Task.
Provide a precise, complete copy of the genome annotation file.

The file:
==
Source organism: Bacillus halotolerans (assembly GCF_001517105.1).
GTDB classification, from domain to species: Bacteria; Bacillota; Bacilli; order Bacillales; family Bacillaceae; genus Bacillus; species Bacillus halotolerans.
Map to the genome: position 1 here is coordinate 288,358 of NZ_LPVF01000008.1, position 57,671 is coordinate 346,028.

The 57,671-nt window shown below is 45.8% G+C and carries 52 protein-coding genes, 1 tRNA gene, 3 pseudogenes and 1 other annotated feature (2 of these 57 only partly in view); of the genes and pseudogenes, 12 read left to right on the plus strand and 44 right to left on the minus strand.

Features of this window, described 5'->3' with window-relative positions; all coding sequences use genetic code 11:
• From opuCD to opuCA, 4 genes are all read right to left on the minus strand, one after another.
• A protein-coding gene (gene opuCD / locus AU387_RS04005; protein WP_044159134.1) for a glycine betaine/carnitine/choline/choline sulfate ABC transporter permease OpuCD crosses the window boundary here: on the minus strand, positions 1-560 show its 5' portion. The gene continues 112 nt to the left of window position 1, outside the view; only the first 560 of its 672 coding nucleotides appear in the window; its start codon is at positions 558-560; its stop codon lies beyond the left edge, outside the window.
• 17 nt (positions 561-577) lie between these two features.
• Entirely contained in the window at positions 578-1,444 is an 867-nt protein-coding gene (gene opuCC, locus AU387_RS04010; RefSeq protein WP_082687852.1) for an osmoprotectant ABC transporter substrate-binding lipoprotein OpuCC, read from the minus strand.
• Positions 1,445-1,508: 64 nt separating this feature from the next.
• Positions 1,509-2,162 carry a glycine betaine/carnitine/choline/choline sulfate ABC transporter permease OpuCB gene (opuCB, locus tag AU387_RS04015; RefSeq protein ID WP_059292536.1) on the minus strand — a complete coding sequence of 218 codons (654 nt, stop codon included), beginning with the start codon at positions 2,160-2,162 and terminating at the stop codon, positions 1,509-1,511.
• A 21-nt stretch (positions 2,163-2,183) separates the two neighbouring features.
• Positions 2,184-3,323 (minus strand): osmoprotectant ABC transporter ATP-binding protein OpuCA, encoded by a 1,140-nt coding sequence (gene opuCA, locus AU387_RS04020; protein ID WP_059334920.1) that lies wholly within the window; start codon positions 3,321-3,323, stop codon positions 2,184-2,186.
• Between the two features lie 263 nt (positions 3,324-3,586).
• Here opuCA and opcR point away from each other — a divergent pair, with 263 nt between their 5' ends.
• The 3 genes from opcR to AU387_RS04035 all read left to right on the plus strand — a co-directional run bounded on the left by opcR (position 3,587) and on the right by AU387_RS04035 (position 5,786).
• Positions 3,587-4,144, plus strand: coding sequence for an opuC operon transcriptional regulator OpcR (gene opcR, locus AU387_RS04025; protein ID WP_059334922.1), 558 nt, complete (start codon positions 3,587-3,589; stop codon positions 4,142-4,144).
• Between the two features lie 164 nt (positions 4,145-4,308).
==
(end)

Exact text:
Source organism: Bacillus halotolerans (assembly GCF_001517105.1).
GTDB classification, from domain to species: Bacteria; Bacillota; Bacilli; order Bacillales; family Bacillaceae; genus Bacillus; species Bacillus halotolerans.
Map to the genome: position 1 here is coordinate 288,358 of NZ_LPVF01000008.1, position 57,671 is coordinate 346,028.

The 57,671-nt window shown below is 45.8% G+C and carries 52 protein-coding genes, 1 tRNA gene, 3 pseudogenes and 1 other annotated feature (2 of these 57 only partly in view); of the genes and pseudogenes, 12 read left to right on the plus strand and 44 right to left on the minus strand.

Features of this window, described 5'->3' with window-relative positions; all coding sequences use genetic code 11:
• From opuCD to opuCA, 4 genes are all read right to left on the minus strand, one after another.
• A protein-coding gene (gene opuCD / locus AU387_RS04005; protein WP_044159134.1) for a glycine betaine/carnitine/choline/choline sulfate ABC transporter permease OpuCD crosses the window boundary here: on the minus strand, positions 1-560 show its 5' portion. The gene continues 112 nt to the left of window position 1, outside the view; only the first 560 of its 672 coding nucleotides appear in the window; its start codon is at positions 558-560; its stop codon lies beyond the left edge, outside the window.
• 17 nt (positions 561-577) lie between these two features.
• Entirely contained in the window at positions 578-1,444 is an 867-nt protein-coding gene (gene opuCC, locus AU387_RS04010; RefSeq protein WP_082687852.1) for an osmoprotectant ABC transporter substrate-binding lipoprotein OpuCC, read from the minus strand.
• Positions 1,445-1,508: 64 nt separating this feature from the next.
• Positions 1,509-2,162 carry a glycine betaine/carnitine/choline/choline sulfate ABC transporter permease OpuCB gene (opuCB, locus tag AU387_RS04015; RefSeq protein ID WP_059292536.1) on the minus strand — a complete coding sequence of 218 codons (654 nt, stop codon included), beginning with the start codon at positions 2,160-2,162 and terminating at the stop codon, positions 1,509-1,511.
• A 21-nt stretch (positions 2,163-2,183) separates the two neighbouring features.
• Positions 2,184-3,323 (minus strand): osmoprotectant ABC transporter ATP-binding protein OpuCA, encoded by a 1,140-nt coding sequence (gene opuCA, locus AU387_RS04020; protein ID WP_059334920.1) that lies wholly within the window; start codon positions 3,321-3,323, stop codon positions 2,184-2,186.
• Between the two features lie 263 nt (positions 3,324-3,586).
• Here opuCA and opcR point away from each other — a divergent pair, with 263 nt between their 5' ends.
• The 3 genes from opcR to AU387_RS04035 all read left to right on the plus strand — a co-directional run bounded on the left by opcR (position 3,587) and on the right by AU387_RS04035 (position 5,786).
• Positions 3,587-4,144, plus strand: coding sequence for an opuC operon transcriptional regulator OpcR (gene opcR, locus AU387_RS04025; protein ID WP_059334922.1), 558 nt, complete (start codon positions 3,587-3,589; stop codon positions 4,142-4,144).
• Between the two features lie 164 nt (positions 4,145-4,308).